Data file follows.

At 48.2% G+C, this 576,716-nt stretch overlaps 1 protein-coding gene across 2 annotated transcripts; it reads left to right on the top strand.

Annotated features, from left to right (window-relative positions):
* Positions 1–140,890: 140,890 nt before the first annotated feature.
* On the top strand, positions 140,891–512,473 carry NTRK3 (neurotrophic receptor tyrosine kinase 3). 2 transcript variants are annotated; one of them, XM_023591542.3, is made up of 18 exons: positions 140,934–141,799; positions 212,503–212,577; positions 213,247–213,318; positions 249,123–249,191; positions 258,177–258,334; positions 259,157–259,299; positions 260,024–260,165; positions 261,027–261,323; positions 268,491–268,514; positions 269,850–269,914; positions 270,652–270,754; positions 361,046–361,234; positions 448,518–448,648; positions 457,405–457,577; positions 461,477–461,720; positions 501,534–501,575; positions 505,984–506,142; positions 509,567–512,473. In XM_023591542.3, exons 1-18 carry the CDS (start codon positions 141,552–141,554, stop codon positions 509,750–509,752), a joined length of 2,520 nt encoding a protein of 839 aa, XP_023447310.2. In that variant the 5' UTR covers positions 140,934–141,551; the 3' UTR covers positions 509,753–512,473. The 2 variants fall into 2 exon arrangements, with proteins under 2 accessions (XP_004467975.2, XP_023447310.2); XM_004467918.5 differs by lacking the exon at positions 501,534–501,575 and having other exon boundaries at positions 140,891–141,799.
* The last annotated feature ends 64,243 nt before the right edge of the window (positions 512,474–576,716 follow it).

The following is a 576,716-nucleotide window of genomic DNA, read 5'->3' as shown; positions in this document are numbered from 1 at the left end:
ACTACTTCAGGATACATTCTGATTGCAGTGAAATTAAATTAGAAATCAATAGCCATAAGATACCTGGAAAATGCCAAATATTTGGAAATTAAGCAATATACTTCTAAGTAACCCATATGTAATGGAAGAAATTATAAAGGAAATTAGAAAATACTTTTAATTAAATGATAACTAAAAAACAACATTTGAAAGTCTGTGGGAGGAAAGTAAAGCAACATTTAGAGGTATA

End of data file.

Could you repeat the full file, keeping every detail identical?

At 48.2% G+C, this 576,716-nt stretch overlaps 1 protein-coding gene across 2 annotated transcripts; it reads left to right on the top strand.

Annotated features, from left to right (window-relative positions):
* Positions 1–140,890: 140,890 nt before the first annotated feature.
* On the top strand, positions 140,891–512,473 carry NTRK3 (neurotrophic receptor tyrosine kinase 3). 2 transcript variants are annotated; one of them, XM_023591542.3, is made up of 18 exons: positions 140,934–141,799; positions 212,503–212,577; positions 213,247–213,318; positions 249,123–249,191; positions 258,177–258,334; positions 259,157–259,299; positions 260,024–260,165; positions 261,027–261,323; positions 268,491–268,514; positions 269,850–269,914; positions 270,652–270,754; positions 361,046–361,234; positions 448,518–448,648; positions 457,405–457,577; positions 461,477–461,720; positions 501,534–501,575; positions 505,984–506,142; positions 509,567–512,473. In XM_023591542.3, exons 1-18 carry the CDS (start codon positions 141,552–141,554, stop codon positions 509,750–509,752), a joined length of 2,520 nt encoding a protein of 839 aa, XP_023447310.2. In that variant the 5' UTR covers positions 140,934–141,551; the 3' UTR covers positions 509,753–512,473. The 2 variants fall into 2 exon arrangements, with proteins under 2 accessions (XP_004467975.2, XP_023447310.2); XM_004467918.5 differs by lacking the exon at positions 501,534–501,575 and having other exon boundaries at positions 140,891–141,799.
* The last annotated feature ends 64,243 nt before the right edge of the window (positions 512,474–576,716 follow it).

The following is a 576,716-nucleotide window of genomic DNA, read 5'->3' as shown; positions in this document are numbered from 1 at the left end:
ACTACTTCAGGATACATTCTGATTGCAGTGAAATTAAATTAGAAATCAATAGCCATAAGATACCTGGAAAATGCCAAATATTTGGAAATTAAGCAATATACTTCTAAGTAACCCATATGTAATGGAAGAAATTATAAAGGAAATTAGAAAATACTTTTAATTAAATGATAACTAAAAAACAACATTTGAAAGTCTGTGGGAGGAAAGTAAAGCAACATTTAGAGGTATA